However, the Court of Appeal also identified a number of factors which are of potential relevance to the Court’s exercise of its discretion, including:

  • whether there is a more appropriate route to obtaining the requested information
  • the nature and gravity of the data controller’s breach
  • whether there is a legitimate reason for making the access request
  • whether an abuse of rights is involved
  • whether the application is procedurally abusive
  • whether the real quest is for documents, rather than personal data
  • whether the personal data is of no real value to the data subject
  • whether the data subject has already received the data

The Court of Appeal stated that this list was not intended to be prescriptive, but it is likely to be the subject of close examination on many future applications.

One suspects that (as may already be detected in the existing case-law) the courts’ application of the relevant principles will be significantly influenced by their perception of the virtues or demerits of the individual litigants involved.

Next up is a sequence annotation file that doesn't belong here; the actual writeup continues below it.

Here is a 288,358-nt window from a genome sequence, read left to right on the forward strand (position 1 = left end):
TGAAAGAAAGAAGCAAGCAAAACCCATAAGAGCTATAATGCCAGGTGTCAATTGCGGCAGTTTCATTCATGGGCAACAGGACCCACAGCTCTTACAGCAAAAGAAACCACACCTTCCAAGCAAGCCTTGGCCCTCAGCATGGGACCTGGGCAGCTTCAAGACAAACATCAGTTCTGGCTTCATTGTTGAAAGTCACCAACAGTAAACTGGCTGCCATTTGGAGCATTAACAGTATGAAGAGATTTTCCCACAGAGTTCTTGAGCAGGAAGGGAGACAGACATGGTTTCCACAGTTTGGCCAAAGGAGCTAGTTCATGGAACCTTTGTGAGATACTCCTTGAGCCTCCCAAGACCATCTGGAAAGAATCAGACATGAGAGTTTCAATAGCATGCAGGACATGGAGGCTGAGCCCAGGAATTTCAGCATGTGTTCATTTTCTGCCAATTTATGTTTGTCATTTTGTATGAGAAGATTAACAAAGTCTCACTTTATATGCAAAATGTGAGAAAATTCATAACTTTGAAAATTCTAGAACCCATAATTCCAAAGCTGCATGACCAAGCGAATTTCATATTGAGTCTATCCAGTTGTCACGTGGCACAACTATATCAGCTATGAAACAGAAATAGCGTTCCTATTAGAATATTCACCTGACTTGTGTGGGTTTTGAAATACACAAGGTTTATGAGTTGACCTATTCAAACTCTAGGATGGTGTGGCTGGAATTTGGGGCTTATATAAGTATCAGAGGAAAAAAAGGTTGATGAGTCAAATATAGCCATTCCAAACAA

Conclusion.

Following the implementation of the GDPR, subject access requests of solicitors are likely to become more common.  The requests can raise a whole host of difficult issues, which can be time-consuming and costly to resolve (and not billable).  Further, the proper response to the requests is often counter-intuitive. 

On the other side of the coin, solicitors advising individuals in relation to potential or current litigation should consider whether or not to advise their client to make a subject access request.  Such a request may succeed in eliciting sought after information or documentation, where an application for pre-action or third party disclosure would fail.